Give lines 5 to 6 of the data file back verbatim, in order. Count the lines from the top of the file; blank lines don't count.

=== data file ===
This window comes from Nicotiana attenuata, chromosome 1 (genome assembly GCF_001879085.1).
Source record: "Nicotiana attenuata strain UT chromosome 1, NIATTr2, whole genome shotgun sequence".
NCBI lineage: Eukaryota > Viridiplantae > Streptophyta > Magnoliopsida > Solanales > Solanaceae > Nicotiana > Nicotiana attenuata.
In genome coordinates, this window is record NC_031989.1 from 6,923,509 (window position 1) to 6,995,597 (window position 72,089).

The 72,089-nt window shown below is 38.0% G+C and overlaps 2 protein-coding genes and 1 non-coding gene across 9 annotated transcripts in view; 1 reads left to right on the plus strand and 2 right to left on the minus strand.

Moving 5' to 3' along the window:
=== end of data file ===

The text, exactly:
The 72,089-nt window shown below is 38.0% G+C and overlaps 2 protein-coding genes and 1 non-coding gene across 9 annotated transcripts in view; 1 reads left to right on the plus strand and 2 right to left on the minus strand.

Moving 5' to 3' along the window: